If Bingham Ray’s two-and-a-half-hour memorial February 10 at Manhattan’s Paris Theater had been a movie, Ray would have said it was too long. His audience, however, disagreed.
Friend after friend took the stage to recall moments with the indie pioneer and newly appointed director of the San Francisco Film Society, who died in Utah on January 23.
An ensemble led by bass player and Ray’s high school buddy, Frank Canino, warmed up the crowd with selections from the Flying Burrito Brothers and the Grateful Dead. “Bingham was a Deadhead,” noted Tim Jensen, a schoolmate from Scarsdale who said he’d known Ray for 50 years.
Oliver Platt and Patricia Clarkson hosted the event. They were the stars of “Pieces of April,” a film Ray made at United Artists before he lost that job. Platt remembered that Ray had a flair for overstatement, even when fighting losing battles with studio executives.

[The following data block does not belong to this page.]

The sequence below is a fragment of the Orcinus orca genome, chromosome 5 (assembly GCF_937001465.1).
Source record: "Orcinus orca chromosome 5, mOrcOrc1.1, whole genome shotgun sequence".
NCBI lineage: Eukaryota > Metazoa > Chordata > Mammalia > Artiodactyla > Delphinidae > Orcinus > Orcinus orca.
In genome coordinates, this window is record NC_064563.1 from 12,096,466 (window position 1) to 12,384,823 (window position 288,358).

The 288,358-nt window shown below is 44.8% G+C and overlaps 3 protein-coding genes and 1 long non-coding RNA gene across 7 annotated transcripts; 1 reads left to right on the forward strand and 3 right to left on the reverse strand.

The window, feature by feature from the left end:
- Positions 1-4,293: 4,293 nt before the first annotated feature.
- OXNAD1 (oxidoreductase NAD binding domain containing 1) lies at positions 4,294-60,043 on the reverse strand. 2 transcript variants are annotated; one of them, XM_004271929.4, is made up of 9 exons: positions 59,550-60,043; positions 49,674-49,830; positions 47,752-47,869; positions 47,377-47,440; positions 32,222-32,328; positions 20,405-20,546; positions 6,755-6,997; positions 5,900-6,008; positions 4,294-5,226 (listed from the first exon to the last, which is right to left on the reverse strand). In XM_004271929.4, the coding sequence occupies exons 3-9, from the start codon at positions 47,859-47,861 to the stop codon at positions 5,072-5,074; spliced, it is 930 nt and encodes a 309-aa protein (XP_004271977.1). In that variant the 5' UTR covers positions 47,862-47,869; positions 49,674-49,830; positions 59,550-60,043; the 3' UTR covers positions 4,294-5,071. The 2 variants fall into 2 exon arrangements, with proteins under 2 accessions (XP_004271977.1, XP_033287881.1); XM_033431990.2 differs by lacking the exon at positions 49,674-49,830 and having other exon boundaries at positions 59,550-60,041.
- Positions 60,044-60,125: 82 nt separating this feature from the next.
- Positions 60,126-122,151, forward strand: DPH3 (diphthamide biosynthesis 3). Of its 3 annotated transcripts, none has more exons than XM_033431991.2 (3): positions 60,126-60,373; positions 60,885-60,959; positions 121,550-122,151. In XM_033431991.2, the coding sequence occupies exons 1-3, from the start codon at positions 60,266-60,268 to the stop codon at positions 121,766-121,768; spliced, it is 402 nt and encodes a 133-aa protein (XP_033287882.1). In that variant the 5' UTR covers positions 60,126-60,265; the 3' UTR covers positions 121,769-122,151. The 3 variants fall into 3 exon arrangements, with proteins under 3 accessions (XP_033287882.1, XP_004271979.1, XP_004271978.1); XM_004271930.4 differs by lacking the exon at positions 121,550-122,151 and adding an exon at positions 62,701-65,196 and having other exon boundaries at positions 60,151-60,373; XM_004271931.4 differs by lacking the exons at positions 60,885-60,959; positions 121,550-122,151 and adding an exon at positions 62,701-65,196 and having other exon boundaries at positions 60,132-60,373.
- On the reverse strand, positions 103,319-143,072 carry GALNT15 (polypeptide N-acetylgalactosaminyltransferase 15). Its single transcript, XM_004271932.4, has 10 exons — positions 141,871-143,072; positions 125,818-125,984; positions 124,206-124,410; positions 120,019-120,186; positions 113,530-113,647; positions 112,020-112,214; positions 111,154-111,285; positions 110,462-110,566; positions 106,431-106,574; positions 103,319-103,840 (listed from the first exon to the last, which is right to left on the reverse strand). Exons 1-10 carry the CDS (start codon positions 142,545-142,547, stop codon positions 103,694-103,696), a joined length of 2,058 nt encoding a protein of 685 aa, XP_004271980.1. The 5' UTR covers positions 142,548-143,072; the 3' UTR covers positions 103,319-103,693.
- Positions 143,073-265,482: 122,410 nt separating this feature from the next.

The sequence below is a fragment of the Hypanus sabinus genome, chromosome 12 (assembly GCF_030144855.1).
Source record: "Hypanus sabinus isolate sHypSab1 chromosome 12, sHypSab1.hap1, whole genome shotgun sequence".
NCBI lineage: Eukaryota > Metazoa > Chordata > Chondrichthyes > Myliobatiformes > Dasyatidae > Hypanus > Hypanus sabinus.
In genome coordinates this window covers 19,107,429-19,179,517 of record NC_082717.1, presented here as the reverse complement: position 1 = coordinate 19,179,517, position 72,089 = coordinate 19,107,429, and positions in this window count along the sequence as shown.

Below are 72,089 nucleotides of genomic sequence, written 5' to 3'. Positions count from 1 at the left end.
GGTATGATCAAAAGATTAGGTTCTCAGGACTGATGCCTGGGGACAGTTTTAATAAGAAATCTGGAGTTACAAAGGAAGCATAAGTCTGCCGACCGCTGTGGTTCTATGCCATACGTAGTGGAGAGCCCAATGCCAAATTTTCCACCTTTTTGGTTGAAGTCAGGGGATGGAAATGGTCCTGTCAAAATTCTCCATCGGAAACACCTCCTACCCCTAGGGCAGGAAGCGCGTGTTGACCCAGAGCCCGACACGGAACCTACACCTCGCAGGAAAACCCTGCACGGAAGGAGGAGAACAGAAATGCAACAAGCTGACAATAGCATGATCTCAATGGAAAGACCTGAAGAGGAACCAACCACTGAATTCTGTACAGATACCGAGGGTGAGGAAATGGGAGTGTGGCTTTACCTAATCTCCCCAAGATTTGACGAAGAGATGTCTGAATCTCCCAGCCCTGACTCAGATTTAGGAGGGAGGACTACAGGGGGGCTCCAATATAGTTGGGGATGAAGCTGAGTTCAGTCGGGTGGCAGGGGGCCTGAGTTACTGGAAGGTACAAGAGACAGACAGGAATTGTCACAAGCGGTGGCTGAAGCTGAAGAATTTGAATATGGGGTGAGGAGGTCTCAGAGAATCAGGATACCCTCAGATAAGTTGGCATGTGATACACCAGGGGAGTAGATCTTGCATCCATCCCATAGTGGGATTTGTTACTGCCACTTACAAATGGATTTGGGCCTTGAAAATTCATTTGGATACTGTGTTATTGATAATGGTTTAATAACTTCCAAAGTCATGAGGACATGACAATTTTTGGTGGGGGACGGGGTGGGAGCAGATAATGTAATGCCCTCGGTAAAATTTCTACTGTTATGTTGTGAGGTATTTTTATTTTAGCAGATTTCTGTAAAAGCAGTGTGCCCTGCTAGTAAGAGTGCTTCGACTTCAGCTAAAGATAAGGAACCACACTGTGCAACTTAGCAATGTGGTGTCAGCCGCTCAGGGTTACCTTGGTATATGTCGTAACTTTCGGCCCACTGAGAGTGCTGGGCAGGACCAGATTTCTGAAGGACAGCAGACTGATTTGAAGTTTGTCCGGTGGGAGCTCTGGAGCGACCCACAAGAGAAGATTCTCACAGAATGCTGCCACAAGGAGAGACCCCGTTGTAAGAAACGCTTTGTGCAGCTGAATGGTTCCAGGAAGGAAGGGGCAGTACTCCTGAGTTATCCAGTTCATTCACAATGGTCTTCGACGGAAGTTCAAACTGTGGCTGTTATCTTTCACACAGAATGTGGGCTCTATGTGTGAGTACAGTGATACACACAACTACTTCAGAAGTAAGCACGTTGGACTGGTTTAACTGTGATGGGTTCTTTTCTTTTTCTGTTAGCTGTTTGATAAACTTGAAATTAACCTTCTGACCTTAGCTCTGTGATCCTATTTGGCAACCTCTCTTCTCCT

“He recognized in me a fellow deviant and we became fast friends,” the actor said to crowd that could be heard sobbing at first, but laughed and applauded as the stories kept coming. Speaker after speaking quoted Ray as saying, often self-mockingly, “I’m fucking Bingham Ray.”
Clarkson shared the view of many that Ray could be “a pain in the ass,” but noted that “I believe that he was the independent film world’s Prospero, because he was able to make rough magic.”
In the premiere-driven world of film events, this one had its own world premiere of a film directed and photographed by Bing Ray (high school student), “The Futile Attempt.” A tale of a loner/criminal who ends up on what looks like a prison farm, The Futile Attempt had an austere look that, as a critic might put it, took it beyond or beneath its origins in Scarsdale. One shot of its protagonist walking away from the camera down a country path had a rough Altmanesque lyricism to it – no surprise, given the pre-eminence of the 1970’s Hollywood New Wave at the time.
Another essential ingredient of any film event is an award. This came in the form of the announcement of an annual Bingham Ray Award, a $25,000 prize given by the IFP to an emerging filmmaker.